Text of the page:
The Patras Castle (Greek: Κάστρο Πατρών) was built around the mid-6th century above the ruins of the ancient acropolis, on a low outlying hill of the Panachaiko Mountain and ca. 800 m from the sea. The castle covers 22,725 m² and consists of a triangular outer wall, strengthened by towers and gates and further protected originally by a moat, and an inner compound on the northeastern corner, also protected by a moat.
The castle was built by Byzantine emperor Justinian I after the catastrophic earthquake of 551, re-using building material from pre-Christian structures. One of these spolia, the torso and head of a marble Roman statue, became part of the city's folklore, a sort of genius loci. It is known as the "Patrinella", a maiden who is supposed to have been transformed into a man during Ottoman times, guards the city against disease and weeps whenever a prominent citizen of Patras dies.
The fort remained in constant use thereafter, even until the Second World War. In the Byzantine period, it was besieged by Slavs, Saracens, Normans and many others, but it never fell. In particular, the successful repulsion of a great siege of 805 AD by the Arabs and the Slavs was attributed to the city's patron saint, St Andrew.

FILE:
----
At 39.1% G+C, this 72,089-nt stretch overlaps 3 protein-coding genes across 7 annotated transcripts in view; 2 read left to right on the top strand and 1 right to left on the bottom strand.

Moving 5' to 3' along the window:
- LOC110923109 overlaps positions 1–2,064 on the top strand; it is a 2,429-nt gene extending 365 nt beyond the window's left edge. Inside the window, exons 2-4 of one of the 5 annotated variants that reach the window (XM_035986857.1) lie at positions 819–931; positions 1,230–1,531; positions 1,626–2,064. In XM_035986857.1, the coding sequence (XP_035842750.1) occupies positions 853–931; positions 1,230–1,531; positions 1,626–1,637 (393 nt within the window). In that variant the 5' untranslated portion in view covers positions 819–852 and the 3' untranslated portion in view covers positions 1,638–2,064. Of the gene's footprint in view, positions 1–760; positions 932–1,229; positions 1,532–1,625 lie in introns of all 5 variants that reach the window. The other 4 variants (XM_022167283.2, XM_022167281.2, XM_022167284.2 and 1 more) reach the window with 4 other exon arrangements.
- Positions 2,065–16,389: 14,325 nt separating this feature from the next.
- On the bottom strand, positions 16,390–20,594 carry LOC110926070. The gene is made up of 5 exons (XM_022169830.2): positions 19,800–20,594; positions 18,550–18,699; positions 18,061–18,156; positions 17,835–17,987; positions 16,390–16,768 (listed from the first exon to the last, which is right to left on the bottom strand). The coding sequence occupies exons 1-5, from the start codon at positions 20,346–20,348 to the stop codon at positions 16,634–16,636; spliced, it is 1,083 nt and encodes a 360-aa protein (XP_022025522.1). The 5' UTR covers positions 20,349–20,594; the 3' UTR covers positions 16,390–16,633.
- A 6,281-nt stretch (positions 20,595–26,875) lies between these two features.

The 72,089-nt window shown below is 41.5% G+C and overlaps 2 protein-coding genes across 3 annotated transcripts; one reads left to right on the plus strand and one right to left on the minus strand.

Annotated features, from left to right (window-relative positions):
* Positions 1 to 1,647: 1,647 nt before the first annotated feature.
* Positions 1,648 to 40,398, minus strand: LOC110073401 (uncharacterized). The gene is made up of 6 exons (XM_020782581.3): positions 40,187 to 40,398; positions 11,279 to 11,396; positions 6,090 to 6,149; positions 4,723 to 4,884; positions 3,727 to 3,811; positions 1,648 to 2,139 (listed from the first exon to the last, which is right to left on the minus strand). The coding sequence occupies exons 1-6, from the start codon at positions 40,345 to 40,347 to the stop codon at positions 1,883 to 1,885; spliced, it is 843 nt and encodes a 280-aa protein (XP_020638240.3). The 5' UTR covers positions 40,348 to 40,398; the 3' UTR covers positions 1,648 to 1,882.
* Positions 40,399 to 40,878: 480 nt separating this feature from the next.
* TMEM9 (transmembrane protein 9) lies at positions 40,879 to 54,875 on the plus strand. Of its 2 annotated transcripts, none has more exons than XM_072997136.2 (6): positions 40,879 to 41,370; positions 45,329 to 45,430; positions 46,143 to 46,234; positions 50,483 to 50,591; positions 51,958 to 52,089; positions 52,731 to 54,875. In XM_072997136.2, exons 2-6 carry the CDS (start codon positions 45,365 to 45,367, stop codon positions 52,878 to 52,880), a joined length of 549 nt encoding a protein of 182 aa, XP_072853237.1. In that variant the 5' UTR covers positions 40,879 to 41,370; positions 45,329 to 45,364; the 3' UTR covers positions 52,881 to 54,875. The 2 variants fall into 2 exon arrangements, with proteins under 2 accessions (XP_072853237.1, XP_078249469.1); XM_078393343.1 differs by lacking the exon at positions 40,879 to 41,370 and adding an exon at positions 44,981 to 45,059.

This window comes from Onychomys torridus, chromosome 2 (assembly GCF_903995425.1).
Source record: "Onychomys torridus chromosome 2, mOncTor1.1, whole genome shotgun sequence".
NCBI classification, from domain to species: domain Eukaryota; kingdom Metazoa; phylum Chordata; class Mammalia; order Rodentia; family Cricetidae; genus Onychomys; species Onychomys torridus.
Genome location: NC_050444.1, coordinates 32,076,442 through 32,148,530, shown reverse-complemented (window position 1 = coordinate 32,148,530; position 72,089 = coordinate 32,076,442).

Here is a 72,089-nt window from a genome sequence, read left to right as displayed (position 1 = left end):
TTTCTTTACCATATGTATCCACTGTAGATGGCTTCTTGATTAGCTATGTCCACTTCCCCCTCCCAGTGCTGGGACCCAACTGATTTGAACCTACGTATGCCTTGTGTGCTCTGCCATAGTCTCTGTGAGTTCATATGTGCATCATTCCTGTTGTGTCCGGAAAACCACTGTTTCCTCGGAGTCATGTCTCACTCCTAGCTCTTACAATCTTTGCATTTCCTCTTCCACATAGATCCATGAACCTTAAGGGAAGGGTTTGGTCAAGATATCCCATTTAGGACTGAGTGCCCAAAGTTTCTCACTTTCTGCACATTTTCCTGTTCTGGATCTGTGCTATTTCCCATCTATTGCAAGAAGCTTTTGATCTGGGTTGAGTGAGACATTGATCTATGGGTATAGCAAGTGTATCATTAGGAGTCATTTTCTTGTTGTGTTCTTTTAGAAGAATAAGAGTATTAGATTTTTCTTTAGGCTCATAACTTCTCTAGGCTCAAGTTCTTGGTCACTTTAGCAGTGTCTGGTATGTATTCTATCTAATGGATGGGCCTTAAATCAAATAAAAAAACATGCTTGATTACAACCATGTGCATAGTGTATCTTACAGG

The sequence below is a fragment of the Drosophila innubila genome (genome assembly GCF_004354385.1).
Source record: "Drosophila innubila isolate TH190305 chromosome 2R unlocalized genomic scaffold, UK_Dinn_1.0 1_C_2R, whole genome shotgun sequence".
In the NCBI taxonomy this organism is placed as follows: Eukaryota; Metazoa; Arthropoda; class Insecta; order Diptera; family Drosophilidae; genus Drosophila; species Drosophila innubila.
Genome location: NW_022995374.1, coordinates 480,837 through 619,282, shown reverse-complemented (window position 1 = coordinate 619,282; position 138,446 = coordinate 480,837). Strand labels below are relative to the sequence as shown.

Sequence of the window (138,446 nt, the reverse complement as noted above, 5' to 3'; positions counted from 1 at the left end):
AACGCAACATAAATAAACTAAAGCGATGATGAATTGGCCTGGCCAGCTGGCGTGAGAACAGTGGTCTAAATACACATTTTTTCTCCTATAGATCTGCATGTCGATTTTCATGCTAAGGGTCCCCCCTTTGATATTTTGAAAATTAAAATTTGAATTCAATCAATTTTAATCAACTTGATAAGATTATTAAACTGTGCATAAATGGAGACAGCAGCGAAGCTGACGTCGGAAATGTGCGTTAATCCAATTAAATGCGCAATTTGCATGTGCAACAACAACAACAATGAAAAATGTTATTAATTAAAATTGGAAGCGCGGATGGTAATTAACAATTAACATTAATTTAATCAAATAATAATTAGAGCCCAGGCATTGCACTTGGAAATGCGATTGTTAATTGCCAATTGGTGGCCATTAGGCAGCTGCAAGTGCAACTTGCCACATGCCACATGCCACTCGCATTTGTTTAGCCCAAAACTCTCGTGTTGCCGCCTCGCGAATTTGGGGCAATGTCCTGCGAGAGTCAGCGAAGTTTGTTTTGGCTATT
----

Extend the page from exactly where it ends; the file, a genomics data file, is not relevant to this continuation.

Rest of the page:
In 1205, in the aftermath of the Fourth Crusade, it was taken over by the Franks, who strengthened it further, opening a moat on all three sides. In 1278, the Principality of Achaea pawned it to the local Latin (Catholic) Archbishop, while the Pope leased it to the Venetians for five years in 1408. The Latin Archbishop remained in possession of the castle until 1430, when it was taken by the Despot of the Morea and future last Byzantine emperor, Constantine Palaiologos, who made extensive repairs to its walls. The castle fell to the Ottoman Turks in 1458, and remained one of their main seats of power in the Peloponnese throughout the Tourkokratia. The Venetians took the castle in 1687 during the Morean War, and kept it until the Morea was retaken by the Turks in 1715.
During the Greek War of Independence, the castle resisted all attempts of the Greek rebels to storm it. Only in 1828, with the arrival of a French expeditionary force under General Nicolas Joseph Maison, did the Ottomans hand it over. Following independence, the castle remained in use by the Greek Army until after World War II. In 1973, the castle was turned over to the 6th Ephorate of Byzantine Antiquities. It is used nowadays for cultural events, especially during summer, and features a theatre with a capacity of 640 seats.
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